Metabolic syndrome

SGAs are associated with excess metabolic dysregulation and CVD leading to increased mortality [25]. The overall prevalence of MtS in the current study was high 27.81% in SGA-treated children compared to 0.60% in control group (Table 2). It is considered a high prevalence compared to other studies on children using SGA which reported prevalence of 19% in study included children using different types of SGAs [25] and 4% in children treated with risperidone only [26]. The disparity of some of the results could be due to difference in study methodology, choice of patients and even the place of research.

BMI waist circumference and obesity

In this study, the prevalence of obesity, as one of the important MtS indices, in the SGA-treated group was 68.1% compared with 11.4% in control group (Table 2). A study on non-treated Egyptian children (6–12 years) reported obesity prevalence of 13.9% among them [27].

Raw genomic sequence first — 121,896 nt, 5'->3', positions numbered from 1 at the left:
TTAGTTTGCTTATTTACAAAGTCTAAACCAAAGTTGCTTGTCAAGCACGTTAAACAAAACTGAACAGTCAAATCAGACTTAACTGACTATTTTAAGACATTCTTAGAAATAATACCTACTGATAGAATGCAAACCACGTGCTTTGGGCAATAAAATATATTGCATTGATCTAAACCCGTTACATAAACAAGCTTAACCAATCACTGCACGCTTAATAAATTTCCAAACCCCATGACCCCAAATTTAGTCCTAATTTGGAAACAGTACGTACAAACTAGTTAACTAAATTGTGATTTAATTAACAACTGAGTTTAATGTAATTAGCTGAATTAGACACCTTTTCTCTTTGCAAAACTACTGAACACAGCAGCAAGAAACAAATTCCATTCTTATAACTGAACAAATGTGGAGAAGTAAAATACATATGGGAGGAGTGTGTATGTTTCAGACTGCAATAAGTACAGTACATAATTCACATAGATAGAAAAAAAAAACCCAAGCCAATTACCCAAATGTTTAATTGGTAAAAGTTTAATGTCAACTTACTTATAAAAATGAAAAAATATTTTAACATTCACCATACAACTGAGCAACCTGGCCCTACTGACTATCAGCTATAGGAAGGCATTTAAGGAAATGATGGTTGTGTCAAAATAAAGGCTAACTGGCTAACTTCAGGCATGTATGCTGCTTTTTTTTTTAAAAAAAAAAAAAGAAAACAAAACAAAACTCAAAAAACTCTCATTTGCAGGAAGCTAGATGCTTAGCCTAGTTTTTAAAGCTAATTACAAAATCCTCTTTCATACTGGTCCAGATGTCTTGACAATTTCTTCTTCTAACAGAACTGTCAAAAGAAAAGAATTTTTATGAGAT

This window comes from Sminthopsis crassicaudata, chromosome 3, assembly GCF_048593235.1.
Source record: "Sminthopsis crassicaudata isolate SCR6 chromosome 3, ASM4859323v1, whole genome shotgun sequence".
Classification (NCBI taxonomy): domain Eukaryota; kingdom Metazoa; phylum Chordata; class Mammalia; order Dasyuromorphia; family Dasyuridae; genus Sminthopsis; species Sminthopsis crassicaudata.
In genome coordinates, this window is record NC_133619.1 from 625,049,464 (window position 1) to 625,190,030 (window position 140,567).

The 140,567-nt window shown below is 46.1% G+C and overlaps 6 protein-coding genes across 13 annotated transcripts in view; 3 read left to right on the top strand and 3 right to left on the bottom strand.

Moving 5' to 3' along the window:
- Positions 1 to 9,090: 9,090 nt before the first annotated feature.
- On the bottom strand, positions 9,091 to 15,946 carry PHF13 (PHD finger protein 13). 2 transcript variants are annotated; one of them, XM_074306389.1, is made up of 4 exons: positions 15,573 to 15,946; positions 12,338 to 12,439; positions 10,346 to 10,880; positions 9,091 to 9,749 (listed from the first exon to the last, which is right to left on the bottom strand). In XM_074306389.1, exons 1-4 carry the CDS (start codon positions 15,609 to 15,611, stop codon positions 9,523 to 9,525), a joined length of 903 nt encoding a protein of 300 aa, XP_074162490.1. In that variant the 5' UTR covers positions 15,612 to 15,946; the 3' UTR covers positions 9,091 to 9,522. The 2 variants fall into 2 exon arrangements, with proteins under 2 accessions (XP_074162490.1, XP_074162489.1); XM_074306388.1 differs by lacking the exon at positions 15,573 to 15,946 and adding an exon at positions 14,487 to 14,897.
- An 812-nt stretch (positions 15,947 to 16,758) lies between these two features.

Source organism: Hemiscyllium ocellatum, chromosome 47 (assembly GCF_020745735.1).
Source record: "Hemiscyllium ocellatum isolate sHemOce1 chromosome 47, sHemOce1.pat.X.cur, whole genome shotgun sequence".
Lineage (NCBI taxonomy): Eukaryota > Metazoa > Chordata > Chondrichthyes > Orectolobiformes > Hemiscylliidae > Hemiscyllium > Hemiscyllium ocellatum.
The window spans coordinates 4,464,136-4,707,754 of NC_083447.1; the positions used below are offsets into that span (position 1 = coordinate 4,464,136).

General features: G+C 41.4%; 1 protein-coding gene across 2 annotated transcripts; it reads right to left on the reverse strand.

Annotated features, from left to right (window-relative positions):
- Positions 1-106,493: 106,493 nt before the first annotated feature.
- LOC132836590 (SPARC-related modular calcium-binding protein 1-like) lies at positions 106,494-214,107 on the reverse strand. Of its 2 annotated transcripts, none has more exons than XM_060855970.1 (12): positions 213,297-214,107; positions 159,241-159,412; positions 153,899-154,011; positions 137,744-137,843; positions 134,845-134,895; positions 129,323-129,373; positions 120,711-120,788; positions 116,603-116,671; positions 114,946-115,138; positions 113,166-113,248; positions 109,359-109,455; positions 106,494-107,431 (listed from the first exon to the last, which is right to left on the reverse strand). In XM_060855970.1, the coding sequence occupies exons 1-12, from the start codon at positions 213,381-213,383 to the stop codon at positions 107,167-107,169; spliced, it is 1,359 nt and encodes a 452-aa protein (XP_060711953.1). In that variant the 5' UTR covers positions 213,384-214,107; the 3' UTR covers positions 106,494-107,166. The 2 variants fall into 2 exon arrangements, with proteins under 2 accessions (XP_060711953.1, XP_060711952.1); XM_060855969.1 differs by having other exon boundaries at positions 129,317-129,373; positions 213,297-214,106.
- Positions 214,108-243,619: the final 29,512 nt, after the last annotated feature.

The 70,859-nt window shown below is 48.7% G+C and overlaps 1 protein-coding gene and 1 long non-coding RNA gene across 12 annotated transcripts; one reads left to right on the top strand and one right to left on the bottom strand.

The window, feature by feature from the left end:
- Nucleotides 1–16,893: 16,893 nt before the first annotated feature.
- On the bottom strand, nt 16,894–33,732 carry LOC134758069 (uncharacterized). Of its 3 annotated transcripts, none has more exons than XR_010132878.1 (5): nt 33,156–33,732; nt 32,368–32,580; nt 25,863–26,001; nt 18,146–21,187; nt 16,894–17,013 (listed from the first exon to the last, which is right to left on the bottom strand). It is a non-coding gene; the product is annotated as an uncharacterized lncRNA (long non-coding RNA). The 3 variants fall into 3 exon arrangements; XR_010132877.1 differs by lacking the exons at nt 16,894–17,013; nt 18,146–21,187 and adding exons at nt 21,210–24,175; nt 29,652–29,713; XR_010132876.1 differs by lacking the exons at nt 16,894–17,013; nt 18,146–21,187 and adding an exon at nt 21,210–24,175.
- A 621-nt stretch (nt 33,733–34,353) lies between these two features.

In psychiatric practice, weight gain is common problem. Children and adolescent patients with psychiatric problems reported to have high WC and BMI than those without [14, 17, 26]. Weight gain is also the most apparent consequences in patients and children treated with SGA [28]. Risk of comorbid diseases in children and adolescent has been shown to rise as BMI increases above ≥ 85th percentile and waist circumference increases above ≥ 90th percentile adjusted for age and gender [26]. In the current study SGA-treated patients showed a highly significant increase in their weight, BMI and WC compared to their control group patients (Table 2). The increase of the absolute value was confirmed by the increase in patients ≥ 90th percentile adjusted for age and gender in SGA-treated patients [26]. WC was considered a predictor for increasing risk for development of type 2 diabetes [29].

SGA-induced obesity has clear weight gain effect [5] showed as (WC) and visceral fat which is a potential role of common pathological diseases as CV illness, type 2 diabetes and dyslipidemia in children and adolescents with psychiatric disorders [30, 31].

Similar to our current resulted, the increase WC associated with SGA treatment showed to increase with SGA-usage time [32]. As WC of children was significantly high in patients with MtS, consequently, WC is considered valuable simple measurement in every day practice to detect MtS in children [14, 27, 33].